Don’t cancel those vacation plans yet.
The drop in European stocks and Portuguese bonds doesn’t augur a return of the euro crisis -- which forced leaders to cut short their holiday in August 2012. Even Greece sold bonds today, though at yields higher than some analysts predicted amid the skittishness triggered by a delayed note payment by a company linked to Lisbon-based Banco Espirito Santo SA.
“The current perception is that this is an isolated incident, but it’s caused some nervousness,” Jim Reid, a strategist at Deutsche Bank AG in London, told clients in a morning report.
The fear is that Espirito’s woes suggest those of the euro area have been on pause and that investors becalmed by the recent lull in financial markets are ripe for renewing volatility.
The cost of insuring financial debt in Europe rose, with the Markit iTraxx Financial Index of credit-default swaps on 25 European banks and insurers reaching 74, the highest since May 27, according to data compiled by Bloomberg.
So why not press the panic button?
Mainly because European Central Bank President Mario Draghi remains on his “whatever it takes” war footing to bolster the euro. The ECB has gone further to support its economy since the crisis peak, cutting interest rates and offering banks new loans just last month while refusing to rule out quantitative easing.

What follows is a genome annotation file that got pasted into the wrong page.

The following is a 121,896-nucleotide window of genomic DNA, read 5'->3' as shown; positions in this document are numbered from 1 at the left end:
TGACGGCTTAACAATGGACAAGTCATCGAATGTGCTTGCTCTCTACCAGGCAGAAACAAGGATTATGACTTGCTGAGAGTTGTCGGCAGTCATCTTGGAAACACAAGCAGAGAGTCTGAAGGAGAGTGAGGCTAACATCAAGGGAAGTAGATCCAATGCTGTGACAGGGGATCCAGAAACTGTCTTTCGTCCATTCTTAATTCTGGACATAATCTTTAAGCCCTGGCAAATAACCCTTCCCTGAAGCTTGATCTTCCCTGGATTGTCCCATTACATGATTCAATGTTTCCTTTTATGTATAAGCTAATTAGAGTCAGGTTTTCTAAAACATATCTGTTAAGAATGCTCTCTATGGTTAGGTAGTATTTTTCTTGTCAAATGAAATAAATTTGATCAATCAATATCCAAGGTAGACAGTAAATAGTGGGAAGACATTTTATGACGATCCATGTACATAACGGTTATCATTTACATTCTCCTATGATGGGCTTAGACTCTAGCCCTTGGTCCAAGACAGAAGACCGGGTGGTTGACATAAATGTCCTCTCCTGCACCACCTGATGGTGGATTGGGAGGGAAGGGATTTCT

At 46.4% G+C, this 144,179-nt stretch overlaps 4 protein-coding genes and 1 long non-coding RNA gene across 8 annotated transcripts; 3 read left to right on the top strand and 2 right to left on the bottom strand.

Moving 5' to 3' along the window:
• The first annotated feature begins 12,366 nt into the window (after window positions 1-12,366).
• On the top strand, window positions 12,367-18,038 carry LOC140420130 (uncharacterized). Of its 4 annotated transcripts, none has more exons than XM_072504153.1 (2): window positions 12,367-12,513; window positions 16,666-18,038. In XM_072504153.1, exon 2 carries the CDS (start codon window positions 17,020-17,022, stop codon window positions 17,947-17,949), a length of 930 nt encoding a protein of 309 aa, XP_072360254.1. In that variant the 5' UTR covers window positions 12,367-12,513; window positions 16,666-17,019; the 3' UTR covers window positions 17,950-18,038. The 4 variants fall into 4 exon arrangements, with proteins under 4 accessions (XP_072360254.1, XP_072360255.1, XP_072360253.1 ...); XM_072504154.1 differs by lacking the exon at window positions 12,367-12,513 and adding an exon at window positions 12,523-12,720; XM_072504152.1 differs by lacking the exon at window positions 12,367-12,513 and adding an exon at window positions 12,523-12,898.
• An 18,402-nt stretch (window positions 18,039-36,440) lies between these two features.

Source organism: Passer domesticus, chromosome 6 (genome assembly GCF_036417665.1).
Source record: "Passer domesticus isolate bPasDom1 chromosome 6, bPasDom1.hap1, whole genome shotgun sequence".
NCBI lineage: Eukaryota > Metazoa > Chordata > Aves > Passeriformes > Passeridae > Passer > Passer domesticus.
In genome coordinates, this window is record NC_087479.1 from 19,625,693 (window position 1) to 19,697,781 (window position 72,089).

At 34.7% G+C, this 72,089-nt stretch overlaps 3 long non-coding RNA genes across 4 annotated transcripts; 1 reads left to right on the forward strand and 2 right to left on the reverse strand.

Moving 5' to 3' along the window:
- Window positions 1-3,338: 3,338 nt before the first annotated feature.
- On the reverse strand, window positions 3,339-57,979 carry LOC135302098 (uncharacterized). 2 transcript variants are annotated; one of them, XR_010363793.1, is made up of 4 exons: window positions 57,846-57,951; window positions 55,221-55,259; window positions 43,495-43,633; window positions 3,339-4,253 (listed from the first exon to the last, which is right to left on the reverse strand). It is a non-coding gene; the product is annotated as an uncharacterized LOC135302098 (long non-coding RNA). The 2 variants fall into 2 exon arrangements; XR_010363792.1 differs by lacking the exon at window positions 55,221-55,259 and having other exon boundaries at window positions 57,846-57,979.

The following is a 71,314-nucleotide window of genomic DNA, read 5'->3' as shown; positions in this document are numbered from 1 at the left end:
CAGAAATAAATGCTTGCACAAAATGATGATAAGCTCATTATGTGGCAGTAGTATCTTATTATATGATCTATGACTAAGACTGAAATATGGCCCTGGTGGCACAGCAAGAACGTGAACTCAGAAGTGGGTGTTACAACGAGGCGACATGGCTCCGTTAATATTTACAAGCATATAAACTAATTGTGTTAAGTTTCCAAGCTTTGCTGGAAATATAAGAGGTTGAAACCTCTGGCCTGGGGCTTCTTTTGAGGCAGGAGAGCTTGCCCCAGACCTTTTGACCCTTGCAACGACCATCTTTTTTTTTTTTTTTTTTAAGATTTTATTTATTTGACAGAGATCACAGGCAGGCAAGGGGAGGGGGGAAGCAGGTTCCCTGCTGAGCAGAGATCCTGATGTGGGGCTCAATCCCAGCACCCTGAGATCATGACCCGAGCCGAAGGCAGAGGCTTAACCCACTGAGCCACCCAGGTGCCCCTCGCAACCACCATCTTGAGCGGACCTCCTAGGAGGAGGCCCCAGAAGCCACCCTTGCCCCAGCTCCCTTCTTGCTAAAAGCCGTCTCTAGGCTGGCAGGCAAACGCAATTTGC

“This is the ultimate safety net,” says Holger Schmieding, chief economist at Berenberg Bank. “It is now stronger than it was when inflation was less subdued.”
Meantime, the crisis-torn European nations also are much improved. Economic sentiment in the periphery last month reached its highest since January 2008, exports are gaining, unemployment is falling and domestic demand is stirring.
More support may be pending. Banks are being subjected to tougher stress tests, the passing of which may encourage more lending, while governments are opening up more fiscal room so long as laggards take measures to fix their economies.
As for Portugal, it has just exited its aid program and its government’s reforms have helped cut unemployment and supported economic growth. The government can finance itself although if it needed outside assistance for its banking sector it could likely follow Spain in drawing on European funds for that without too many demands being placed on it, said Schmieding.
“We see no reason to turn bearish on the euro zone,” he said. “Short-term corrections in markets can happen.”